100 Years of the Iconic Mill 3 at Britannia Mine Museum
The Britannia Mine Museum is commemorating '100 Years of Mill No. 3' this year, with a feature exhibit that will run until the end of the year.
The Britannia Mine Museum will be kicking off the celebrations by hosting a Dig Day, a public celebratory event on Saturday, May 20th from 10AM to 3PM with various family friendly hands-on geoscience themed activities including demonstrations from geologists and minerals experts.
Designated as a National Historic Site, the 20-storey Mill No. 3 building was an architectural feat of engineering at its time, built on the side of Mount Sheer at Britannia Beach over a period of 18 months, and completed in 1923. The Museum’s feature exhibit “100 Years of Mill No. 3” delves into how Mill No. 3 served as the heartbeat of the Britannia community, its history, technological innovations, and impact as an icon of the Sea to Sky Corridor.
Mill No. 3 is also the feature story of the Museum’s BOOM! Show, an award-winning, live-action, sensory-thrilling, special effects show that takes you behind the scenes of this 100-year-old architectural marvel. BOOM! transports visitors back in time to the 1920s and 1930s when the Mine was booming as the largest copper producer in the British Commonwealth.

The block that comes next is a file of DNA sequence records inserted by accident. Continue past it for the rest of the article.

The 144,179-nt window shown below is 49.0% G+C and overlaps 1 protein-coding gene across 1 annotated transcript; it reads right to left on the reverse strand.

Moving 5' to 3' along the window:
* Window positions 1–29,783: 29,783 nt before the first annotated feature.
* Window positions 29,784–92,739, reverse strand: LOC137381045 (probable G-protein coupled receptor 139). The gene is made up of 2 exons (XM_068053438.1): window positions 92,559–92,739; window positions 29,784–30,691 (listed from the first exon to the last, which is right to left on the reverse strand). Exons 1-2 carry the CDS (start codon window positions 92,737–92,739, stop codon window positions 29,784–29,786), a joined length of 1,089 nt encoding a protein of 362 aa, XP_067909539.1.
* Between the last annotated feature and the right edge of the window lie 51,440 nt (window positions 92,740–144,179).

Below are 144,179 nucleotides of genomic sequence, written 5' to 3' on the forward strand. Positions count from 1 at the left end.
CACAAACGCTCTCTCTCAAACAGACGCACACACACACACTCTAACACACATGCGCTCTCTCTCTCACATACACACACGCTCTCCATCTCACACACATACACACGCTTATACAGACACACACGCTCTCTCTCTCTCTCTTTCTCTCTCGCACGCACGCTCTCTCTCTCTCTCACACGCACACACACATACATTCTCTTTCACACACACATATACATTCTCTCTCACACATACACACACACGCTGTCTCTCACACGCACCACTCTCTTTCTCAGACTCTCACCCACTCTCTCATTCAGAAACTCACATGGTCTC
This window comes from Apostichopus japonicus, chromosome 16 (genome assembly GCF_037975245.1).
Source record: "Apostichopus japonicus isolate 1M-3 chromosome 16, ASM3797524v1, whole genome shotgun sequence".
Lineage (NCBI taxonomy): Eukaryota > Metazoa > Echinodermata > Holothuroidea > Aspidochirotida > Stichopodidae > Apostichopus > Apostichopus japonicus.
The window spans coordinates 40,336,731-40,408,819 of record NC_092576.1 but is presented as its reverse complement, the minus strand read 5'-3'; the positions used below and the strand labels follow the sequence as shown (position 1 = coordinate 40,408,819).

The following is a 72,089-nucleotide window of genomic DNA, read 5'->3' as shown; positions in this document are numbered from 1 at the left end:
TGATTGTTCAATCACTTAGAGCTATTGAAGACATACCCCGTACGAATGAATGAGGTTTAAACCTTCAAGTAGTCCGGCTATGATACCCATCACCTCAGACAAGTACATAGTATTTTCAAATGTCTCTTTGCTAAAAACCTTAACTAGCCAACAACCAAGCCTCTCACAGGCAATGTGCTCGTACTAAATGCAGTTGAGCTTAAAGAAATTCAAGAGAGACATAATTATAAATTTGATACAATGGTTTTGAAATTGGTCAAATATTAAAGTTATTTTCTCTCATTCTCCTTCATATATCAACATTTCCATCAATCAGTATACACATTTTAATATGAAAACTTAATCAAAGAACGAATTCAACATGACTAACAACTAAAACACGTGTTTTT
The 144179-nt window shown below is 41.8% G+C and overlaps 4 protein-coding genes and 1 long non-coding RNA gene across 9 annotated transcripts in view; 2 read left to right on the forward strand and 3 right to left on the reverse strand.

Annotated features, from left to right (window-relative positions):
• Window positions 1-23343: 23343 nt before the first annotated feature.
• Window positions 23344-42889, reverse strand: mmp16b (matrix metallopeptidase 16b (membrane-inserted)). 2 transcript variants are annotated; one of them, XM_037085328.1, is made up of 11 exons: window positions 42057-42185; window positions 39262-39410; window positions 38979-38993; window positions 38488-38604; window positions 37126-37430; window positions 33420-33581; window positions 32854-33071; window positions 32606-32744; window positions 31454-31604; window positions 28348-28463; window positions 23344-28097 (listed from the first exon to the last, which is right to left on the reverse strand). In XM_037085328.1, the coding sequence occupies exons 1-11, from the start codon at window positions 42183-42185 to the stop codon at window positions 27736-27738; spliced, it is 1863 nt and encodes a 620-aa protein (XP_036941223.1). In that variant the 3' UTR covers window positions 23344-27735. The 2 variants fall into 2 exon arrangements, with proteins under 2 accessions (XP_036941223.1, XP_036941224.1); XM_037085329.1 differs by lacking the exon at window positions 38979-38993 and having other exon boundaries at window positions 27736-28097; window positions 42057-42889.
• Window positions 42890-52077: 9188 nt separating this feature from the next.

Built from concrete and steel in 1923, Mill No. 3 is the third mill that was built at Britannia Beach. Its role as a processing plant was to move ore from the mining tunnels, using gravity to move ore from one level to the next, crushing and grinding the ore into valuable copper concentrate.
Some interesting facts about Mill No. 3:
- It is 20-storeys high built of concrete and steel in 1923.
- Despite being so tall, Mill No. 3 has no elevator so Mill workers had to climb more than 240 steps one way
- It is Canada’s last remaining gravity-fed concentrator mill
- At its peak in the early 1930s, Mill No. 3 was processing up to 7,000 U.S. tons of ore per operating day
- In the 1930s, the Britannia Mine produced 17 per cent of the world’s copper, becoming the largest copper mine in the British Commonwealth
- Mill No. 3 is historically significant in being the first in BC to successfully employ froth flotation process to extract upwards of 95 per cent of minerals from ore
- The Mill also processed for zinc, lead, gold, silver, and cadmium
- Dozens of TV shows and movies have been filmed in Mill No. 3 such as G.I. Joe: Snake Eyes, Okja, The Decedents 2, and Scooby Doo 2: Monsters Unleashed
- On November 20, 1987, Mill No. 3 was designated a National Historic Site.
Today, the Britannia Mine Museum continues to be awe-inspiring for museum visitors, providing unique and memorable experiences that engage visitors of all ages. Visitors can enjoy fun exhibits and crowd favourites like the Underground mine train, gold panning, the historic Mill building and its BOOM! special effects show, the minerals and gems gallery, the gift shop, and the Beaty Lundin Visitor Centre.